"I've complained in the past about the lack of free transcoding applications (e.g. Handbrake, x264) that support Quick Sync. I suspect things will be better upon Ivy Bridge's arrival."

    As long as Intel doesn't expose the Quick Sync API there is no way for such applications to make use of it, not to mention the technical limitations.

    There are hints on doom9 that they know a bit about the lower level details but that it's all NDA'ed. Even with that knowledge he says that it's probably not possible or probable to do so.

    You can find various rambling/rage here:
    http://forum.doom9.org/showthread.php?t=156761 (Dark_Shikari and pengvado are the x264 devs).

    tl;dr: http://forum.doom9.org/showthread.php?p=1511469#po... (to the end of the thread)
    Reply
  • fic2 - Monday, September 19, 2011 - link

    I would also wonder who (software wise) would be willing to put a lot of resources into supporting something that isn't really available on most SB platforms - or at least not available without jumping through hoops (correct mb, correct chip, 3rd party software, etc). Reply
  • fic2 - Monday, September 19, 2011 - link

    "By the time Ivy Bridge arrives however, AMD will have already taken another step forward with Trinity."

    I wonder how realistic this is considering that AMD can't even get Bulldozer out the door.

    My money is on Ivy Bridge showing up before Trinity.
    Reply
  • Beenthere - Monday, September 19, 2011 - link

    Considering Trinity was shown at IDF up and running and the fact that Trinity and other AMD nex gen products were developed concurrently with Zambezi and Opteron Bulldozer chips - which have been shipping by the tens of thousands already, I'd say Trinity will be here in Q1 '12. Reply
  • fic2 - Monday, September 19, 2011 - link

    "Opteron Bulldozer chips - which have been shipping by the tens of thousands already"

    And, yet, nobody can benchmark them.

    I hope that I am wrong, but given AMD's continual delays shipping the desktop BD I am not holding my breath.

    Whichever comes first gets my money - assuming that BD is actually competitive with SB performance.
    Reply
  • thebeastie - Tuesday, September 20, 2011 - link

    You talk about what's for support for handbrake but to put it harshly your mind is stuck in the past gen device era.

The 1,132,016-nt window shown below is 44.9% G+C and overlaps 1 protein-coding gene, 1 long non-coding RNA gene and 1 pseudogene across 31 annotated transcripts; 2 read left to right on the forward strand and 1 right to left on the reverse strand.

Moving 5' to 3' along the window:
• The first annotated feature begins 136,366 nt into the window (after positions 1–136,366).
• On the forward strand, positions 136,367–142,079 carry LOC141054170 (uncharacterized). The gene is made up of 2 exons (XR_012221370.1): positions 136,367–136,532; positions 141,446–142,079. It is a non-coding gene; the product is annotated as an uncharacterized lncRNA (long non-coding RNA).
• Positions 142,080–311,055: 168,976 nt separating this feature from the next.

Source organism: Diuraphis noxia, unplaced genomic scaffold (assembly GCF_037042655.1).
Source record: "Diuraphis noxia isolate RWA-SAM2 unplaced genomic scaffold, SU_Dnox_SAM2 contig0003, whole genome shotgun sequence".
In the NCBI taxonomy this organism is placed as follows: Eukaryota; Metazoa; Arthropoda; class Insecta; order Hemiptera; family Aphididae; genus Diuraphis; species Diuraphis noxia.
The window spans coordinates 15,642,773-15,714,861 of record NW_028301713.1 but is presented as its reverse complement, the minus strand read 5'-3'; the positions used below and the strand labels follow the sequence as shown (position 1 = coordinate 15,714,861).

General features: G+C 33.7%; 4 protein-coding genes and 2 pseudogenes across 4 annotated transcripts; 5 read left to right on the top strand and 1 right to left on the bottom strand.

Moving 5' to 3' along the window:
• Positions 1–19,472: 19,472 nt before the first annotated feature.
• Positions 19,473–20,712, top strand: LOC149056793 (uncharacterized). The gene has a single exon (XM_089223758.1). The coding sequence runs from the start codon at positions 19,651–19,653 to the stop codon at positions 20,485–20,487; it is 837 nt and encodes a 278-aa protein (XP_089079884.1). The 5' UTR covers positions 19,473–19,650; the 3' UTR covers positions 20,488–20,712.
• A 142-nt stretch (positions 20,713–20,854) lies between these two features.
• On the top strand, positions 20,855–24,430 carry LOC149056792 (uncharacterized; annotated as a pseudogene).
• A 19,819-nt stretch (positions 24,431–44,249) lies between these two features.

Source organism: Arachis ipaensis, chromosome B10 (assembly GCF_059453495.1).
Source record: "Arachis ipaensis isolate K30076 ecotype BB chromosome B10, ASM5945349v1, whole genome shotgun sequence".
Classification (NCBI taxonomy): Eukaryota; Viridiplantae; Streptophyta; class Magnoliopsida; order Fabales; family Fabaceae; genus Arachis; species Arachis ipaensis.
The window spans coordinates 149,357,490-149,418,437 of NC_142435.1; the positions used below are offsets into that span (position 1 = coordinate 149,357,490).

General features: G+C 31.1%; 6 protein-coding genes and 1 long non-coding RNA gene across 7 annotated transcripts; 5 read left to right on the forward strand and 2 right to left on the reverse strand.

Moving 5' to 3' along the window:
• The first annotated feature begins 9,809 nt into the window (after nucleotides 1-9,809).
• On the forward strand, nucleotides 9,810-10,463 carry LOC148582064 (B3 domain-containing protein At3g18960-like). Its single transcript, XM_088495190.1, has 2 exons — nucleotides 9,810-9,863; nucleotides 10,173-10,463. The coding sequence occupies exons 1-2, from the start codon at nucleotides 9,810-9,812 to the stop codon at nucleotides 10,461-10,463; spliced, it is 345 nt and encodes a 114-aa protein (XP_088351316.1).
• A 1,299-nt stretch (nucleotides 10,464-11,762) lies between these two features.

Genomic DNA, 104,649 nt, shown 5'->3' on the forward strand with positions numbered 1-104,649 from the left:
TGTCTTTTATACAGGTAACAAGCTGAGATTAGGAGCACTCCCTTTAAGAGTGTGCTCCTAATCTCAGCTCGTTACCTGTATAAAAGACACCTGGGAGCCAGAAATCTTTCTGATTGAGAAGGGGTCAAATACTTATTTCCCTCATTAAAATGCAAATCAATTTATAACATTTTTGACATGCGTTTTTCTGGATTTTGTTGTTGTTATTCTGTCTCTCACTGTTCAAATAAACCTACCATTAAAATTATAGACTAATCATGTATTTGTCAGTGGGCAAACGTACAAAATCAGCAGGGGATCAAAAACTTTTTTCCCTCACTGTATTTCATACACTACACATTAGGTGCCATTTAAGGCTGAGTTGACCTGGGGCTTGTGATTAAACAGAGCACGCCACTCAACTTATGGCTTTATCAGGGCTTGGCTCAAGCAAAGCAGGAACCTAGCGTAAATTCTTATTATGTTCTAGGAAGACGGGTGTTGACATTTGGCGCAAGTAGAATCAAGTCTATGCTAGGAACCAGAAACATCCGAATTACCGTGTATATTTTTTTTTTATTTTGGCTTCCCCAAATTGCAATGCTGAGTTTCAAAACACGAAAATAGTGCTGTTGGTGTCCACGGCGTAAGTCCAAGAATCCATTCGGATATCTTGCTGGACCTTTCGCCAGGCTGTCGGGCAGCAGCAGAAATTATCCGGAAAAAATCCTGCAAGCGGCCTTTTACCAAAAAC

I simply grab a full DVD and run makemkv on it to just store it unmodified in a single file and copy it to my iPad2 directly.
    Plays perfectly fine under avplayerhd.

    I consider it that you would have to be insane as in you think your an onion to bother handbrakin your videos if you got a device like ipad2 that can just play them straight.

    If your the hoarder type that insists that you watch Rambo 4 etc every week and need to pack 100+ full movies on your single device at the same time your a freak so pipe you niche life style comments to /dev/null.
    I would not understand why you have time to bother shrinking/ converting your movies all the time over just getting sick of some of them and putting new stuff on from time to time.
    Reply
  • TheRyuu - Tuesday, September 20, 2011 - link

    8.5GB for a movie seems a bit impractical for an ipad. Reply
  • thebeastie - Wednesday, September 21, 2011 - link

    Full 8gb is big but they still copy of amazingly quickly over to a ipad2 64gb, a lot of DVDs don't get that full size anyway.
    If you bought a honeycomb tablet and put sdslot storage on it, I am sure it would be a extremely painfull slow copying experience if you use SD over built in flash, maybe this is what Apple avoid sd lslotd in the first place. Built in flash is lighting fast and less draw on battery.

    Having full on pc and just coying over in 2mins vs bothering to convert I know what i just choose full copy every time.
    Once I have watched it takes at least a year before I consider watching the same thing again.
    Reply